From: Ethan Dicks (ethan.dicks_at_gmail.com)
Date: 2007-04-04 20:46:43
On 4/4/07, Anders Carlsson <email@example.com> wrote: > Earlier today, I wrote: > > > If it helps, I might try to read them a few times more, perhaps > > at a lower speed and confirm that I really get consistent output. > > No matter speed or how many times I read the chip, the results are > exactly as I already posted, so no signs of reader inconsistency. Have you checked the Vcc at the pin on your target EPROMs? To test erasure and ghosts last year, I rigged up a double-stacked socket with a tunable voltage divider (pot) so I could turn down Vcc on a 27C256 and watch it behave. I found that using an ultraviolet inspection lamp (the only thing I had on hand - yes, I know I "need" a proper lamp, but I didn't have one and couldn't get one for several months), several hours under the lamp resulted in EPROMs that were blank at 5.00V, but had definite legible bits at 4.80V, and nearly the entire original contents still visible at 4.60V. At a certain point, the chip stopped working, but that was, IIRC, below 4.00V. What I'm wondering is that if you have weak cells _and_ your EPROM burner/reader isn't giving the full 5.00V, that you might be witnessing ageing effects from some of the weaker cells (especially given that you are holding a chip that was burned 24 years ago). The thought is that seeing one of the columns coming up wrong might be a case of the reverse of my experiment last year - in your case, not an intentional erasure being verified, but real data on the threshold of detectability. Another option *might* be to push Vcc above 5.00V (while still staying under the 10% tolerance threshhold) and see if the ROM image "makes more sense" with respect to bit 3. Read speed is probably not an issue here, so "slowing down" isn't likely to help. My initial impulse is to suggest that after 24 years, some of those insulating wells full of encapsulated electroncs are drying out. In a few years, there might be nothing legible remaining. -ethan Message was sent through the cbm-hackers mailing list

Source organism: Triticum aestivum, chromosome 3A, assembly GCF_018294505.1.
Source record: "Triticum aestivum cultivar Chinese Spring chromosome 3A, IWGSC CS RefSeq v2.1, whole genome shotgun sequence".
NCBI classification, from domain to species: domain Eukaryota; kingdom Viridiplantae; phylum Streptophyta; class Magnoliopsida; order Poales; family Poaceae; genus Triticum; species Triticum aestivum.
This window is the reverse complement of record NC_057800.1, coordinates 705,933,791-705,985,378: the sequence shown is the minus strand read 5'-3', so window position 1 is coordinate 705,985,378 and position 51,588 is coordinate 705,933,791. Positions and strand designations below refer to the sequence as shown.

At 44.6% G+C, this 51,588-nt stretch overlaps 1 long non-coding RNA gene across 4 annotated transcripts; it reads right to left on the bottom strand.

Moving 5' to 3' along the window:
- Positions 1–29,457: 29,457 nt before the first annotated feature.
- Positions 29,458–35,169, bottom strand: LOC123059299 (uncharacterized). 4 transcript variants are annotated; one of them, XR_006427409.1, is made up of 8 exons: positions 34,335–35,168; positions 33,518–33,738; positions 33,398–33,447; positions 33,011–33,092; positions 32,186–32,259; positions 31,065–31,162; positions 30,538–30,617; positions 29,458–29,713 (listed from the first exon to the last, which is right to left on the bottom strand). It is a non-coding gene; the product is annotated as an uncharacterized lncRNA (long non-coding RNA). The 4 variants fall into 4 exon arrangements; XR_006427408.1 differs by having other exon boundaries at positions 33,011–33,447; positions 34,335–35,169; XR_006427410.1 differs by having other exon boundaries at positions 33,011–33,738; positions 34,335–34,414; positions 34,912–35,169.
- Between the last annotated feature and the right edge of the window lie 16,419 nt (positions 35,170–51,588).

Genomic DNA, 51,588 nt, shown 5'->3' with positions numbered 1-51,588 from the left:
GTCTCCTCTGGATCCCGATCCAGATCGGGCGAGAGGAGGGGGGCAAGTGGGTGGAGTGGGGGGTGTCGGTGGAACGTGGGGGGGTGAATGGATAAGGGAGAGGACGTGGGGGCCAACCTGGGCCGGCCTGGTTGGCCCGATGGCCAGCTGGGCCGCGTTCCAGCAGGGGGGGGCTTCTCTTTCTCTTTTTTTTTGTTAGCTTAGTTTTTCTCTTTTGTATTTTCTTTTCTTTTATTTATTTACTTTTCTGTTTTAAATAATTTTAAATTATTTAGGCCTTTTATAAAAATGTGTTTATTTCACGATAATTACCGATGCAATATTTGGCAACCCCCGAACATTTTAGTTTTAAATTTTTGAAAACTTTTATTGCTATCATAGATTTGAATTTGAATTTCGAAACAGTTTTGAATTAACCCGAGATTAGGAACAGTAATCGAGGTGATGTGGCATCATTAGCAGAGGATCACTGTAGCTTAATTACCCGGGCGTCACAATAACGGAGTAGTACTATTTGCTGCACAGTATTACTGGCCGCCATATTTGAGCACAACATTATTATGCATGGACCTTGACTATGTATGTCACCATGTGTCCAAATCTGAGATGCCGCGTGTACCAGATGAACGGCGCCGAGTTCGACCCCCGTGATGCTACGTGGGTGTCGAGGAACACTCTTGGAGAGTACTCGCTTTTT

Archive generated by hypermail pre-2.1.8.